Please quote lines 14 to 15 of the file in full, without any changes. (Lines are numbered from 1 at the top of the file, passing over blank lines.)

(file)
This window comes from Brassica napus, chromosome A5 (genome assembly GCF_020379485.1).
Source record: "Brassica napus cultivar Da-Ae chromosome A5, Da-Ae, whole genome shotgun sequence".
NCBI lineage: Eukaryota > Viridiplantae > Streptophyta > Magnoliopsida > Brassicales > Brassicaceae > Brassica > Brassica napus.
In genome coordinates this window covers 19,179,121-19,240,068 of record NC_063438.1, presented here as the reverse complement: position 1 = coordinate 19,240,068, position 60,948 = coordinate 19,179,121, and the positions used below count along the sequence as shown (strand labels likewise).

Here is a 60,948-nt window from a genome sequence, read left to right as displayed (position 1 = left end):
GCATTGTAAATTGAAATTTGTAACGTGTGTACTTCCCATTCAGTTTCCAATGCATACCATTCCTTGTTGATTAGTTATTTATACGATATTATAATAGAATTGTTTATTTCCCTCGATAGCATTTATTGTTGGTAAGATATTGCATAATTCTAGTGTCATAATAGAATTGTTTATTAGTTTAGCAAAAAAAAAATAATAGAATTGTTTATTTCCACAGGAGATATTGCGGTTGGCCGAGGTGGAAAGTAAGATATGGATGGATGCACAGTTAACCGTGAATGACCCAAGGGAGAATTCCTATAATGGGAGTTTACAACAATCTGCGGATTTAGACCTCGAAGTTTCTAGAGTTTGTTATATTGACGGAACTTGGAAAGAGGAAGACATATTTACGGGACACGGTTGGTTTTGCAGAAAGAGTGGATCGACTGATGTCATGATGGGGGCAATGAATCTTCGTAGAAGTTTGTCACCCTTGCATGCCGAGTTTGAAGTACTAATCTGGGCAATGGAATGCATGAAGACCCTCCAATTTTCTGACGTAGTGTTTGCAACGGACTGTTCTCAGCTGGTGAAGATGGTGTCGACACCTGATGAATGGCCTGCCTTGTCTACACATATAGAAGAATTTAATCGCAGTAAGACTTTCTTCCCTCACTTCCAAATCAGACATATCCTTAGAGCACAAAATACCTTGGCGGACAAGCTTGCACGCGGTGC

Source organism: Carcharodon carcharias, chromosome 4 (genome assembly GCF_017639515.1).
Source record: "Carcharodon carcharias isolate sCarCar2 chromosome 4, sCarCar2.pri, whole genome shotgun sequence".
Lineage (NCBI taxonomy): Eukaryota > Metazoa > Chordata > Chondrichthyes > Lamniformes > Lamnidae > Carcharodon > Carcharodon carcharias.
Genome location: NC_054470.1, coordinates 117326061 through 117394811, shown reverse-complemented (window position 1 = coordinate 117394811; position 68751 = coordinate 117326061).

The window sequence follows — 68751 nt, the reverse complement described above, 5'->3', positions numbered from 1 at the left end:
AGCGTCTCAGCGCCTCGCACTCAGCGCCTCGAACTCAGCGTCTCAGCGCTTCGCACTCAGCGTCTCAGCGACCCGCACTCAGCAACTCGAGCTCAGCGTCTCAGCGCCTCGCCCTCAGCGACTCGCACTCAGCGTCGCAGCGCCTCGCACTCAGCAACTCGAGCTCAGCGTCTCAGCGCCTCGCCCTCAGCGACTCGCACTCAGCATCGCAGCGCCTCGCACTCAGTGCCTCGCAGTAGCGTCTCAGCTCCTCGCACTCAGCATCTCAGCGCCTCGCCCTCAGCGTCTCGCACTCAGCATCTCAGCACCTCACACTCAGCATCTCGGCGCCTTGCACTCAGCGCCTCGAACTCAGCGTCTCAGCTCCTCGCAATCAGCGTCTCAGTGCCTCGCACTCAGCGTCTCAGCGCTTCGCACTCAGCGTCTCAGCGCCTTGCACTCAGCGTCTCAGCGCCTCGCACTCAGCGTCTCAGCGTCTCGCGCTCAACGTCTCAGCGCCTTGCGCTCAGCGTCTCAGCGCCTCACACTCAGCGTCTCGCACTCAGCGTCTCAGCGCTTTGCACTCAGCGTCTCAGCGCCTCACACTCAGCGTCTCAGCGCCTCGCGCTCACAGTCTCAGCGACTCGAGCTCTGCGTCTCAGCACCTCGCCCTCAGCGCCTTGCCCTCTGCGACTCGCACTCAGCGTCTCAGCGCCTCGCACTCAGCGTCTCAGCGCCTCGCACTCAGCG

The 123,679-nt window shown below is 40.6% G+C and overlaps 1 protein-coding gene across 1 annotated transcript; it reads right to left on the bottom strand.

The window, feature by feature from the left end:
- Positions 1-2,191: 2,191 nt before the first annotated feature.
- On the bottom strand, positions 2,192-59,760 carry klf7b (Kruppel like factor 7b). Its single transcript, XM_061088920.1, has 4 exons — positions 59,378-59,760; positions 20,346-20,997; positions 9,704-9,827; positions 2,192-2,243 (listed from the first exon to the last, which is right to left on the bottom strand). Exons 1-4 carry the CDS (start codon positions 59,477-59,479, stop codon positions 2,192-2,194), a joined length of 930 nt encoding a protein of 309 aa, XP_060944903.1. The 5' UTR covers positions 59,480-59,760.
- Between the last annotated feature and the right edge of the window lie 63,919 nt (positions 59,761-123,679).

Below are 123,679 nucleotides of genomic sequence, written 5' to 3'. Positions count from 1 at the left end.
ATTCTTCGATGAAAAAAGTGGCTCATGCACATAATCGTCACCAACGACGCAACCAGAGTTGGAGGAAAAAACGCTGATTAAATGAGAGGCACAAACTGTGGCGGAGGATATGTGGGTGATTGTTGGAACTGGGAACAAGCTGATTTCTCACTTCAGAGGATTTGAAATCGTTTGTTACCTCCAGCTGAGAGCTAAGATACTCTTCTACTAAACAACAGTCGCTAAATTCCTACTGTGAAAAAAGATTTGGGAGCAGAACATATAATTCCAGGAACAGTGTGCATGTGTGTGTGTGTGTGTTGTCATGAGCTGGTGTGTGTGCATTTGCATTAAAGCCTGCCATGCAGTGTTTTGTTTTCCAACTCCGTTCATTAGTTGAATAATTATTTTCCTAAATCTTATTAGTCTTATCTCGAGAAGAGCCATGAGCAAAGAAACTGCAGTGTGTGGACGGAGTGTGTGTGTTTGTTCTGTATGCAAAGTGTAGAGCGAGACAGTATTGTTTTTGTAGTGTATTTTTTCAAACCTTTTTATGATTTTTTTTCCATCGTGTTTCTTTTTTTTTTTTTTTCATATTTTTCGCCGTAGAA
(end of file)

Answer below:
The window, feature by feature from the left end:
- Positions 1-2,191: 2,191 nt before the first annotated feature.